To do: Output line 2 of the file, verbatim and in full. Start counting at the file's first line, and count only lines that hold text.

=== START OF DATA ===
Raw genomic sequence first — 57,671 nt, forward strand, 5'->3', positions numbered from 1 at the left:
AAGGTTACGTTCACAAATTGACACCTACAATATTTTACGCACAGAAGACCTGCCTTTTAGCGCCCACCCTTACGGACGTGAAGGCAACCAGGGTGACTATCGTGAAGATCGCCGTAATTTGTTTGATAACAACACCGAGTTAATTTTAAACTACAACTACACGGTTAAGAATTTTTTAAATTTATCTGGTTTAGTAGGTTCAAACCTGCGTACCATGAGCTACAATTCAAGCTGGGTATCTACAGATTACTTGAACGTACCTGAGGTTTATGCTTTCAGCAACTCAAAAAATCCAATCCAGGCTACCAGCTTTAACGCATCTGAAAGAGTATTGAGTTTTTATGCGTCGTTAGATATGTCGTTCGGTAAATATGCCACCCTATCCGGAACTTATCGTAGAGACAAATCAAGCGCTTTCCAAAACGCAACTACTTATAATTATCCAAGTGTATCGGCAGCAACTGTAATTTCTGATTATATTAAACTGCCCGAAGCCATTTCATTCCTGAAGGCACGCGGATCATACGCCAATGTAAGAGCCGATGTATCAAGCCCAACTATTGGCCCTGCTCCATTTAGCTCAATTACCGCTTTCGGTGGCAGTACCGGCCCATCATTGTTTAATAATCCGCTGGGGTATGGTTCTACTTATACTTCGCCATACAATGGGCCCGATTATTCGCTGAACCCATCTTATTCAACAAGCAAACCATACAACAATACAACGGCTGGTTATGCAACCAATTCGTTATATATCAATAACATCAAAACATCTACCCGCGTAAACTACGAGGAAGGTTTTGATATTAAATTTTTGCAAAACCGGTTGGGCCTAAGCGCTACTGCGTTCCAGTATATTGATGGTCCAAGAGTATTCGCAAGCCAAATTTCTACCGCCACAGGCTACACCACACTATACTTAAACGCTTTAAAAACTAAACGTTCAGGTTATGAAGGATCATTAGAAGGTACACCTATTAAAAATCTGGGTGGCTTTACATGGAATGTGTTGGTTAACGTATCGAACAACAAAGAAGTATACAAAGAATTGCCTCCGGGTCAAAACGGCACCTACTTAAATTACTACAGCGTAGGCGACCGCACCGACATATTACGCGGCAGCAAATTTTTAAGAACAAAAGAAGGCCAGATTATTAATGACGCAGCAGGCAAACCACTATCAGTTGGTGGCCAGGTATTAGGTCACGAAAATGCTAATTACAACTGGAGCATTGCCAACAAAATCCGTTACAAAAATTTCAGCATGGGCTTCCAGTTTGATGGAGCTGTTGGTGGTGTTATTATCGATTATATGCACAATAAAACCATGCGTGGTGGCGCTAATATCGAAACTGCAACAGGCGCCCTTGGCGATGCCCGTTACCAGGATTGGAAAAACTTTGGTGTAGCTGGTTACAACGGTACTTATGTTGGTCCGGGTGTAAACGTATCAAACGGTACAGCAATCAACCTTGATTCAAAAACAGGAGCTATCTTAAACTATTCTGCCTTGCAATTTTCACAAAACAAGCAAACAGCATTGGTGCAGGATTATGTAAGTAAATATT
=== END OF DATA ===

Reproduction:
AAGGTTACGTTCACAAATTGACACCTACAATATTTTACGCACAGAAGACCTGCCTTTTAGCGCCCACCCTTACGGACGTGAAGGCAACCAGGGTGACTATCGTGAAGATCGCCGTAATTTGTTTGATAACAACACCGAGTTAATTTTAAACTACAACTACACGGTTAAGAATTTTTTAAATTTATCTGGTTTAGTAGGTTCAAACCTGCGTACCATGAGCTACAATTCAAGCTGGGTATCTACAGATTACTTGAACGTACCTGAGGTTTATGCTTTCAGCAACTCAAAAAATCCAATCCAGGCTACCAGCTTTAACGCATCTGAAAGAGTATTGAGTTTTTATGCGTCGTTAGATATGTCGTTCGGTAAATATGCCACCCTATCCGGAACTTATCGTAGAGACAAATCAAGCGCTTTCCAAAACGCAACTACTTATAATTATCCAAGTGTATCGGCAGCAACTGTAATTTCTGATTATATTAAACTGCCCGAAGCCATTTCATTCCTGAAGGCACGCGGATCATACGCCAATGTAAGAGCCGATGTATCAAGCCCAACTATTGGCCCTGCTCCATTTAGCTCAATTACCGCTTTCGGTGGCAGTACCGGCCCATCATTGTTTAATAATCCGCTGGGGTATGGTTCTACTTATACTTCGCCATACAATGGGCCCGATTATTCGCTGAACCCATCTTATTCAACAAGCAAACCATACAACAATACAACGGCTGGTTATGCAACCAATTCGTTATATATCAATAACATCAAAACATCTACCCGCGTAAACTACGAGGAAGGTTTTGATATTAAATTTTTGCAAAACCGGTTGGGCCTAAGCGCTACTGCGTTCCAGTATATTGATGGTCCAAGAGTATTCGCAAGCCAAATTTCTACCGCCACAGGCTACACCACACTATACTTAAACGCTTTAAAAACTAAACGTTCAGGTTATGAAGGATCATTAGAAGGTACACCTATTAAAAATCTGGGTGGCTTTACATGGAATGTGTTGGTTAACGTATCGAACAACAAAGAAGTATACAAAGAATTGCCTCCGGGTCAAAACGGCACCTACTTAAATTACTACAGCGTAGGCGACCGCACCGACATATTACGCGGCAGCAAATTTTTAAGAACAAAAGAAGGCCAGATTATTAATGACGCAGCAGGCAAACCACTATCAGTTGGTGGCCAGGTATTAGGTCACGAAAATGCTAATTACAACTGGAGCATTGCCAACAAAATCCGTTACAAAAATTTCAGCATGGGCTTCCAGTTTGATGGAGCTGTTGGTGGTGTTATTATCGATTATATGCACAATAAAACCATGCGTGGTGGCGCTAATATCGAAACTGCAACAGGCGCCCTTGGCGATGCCCGTTACCAGGATTGGAAAAACTTTGGTGTAGCTGGTTACAACGGTACTTATGTTGGTCCGGGTGTAAACGTATCAAACGGTACAGCAATCAACCTTGATTCAAAAACAGGAGCTATCTTAAACTATTCTGCCTTGCAATTTTCACAAAACAAGCAAACAGCATTGGTGCAGGATTATGTAAGTAAATATT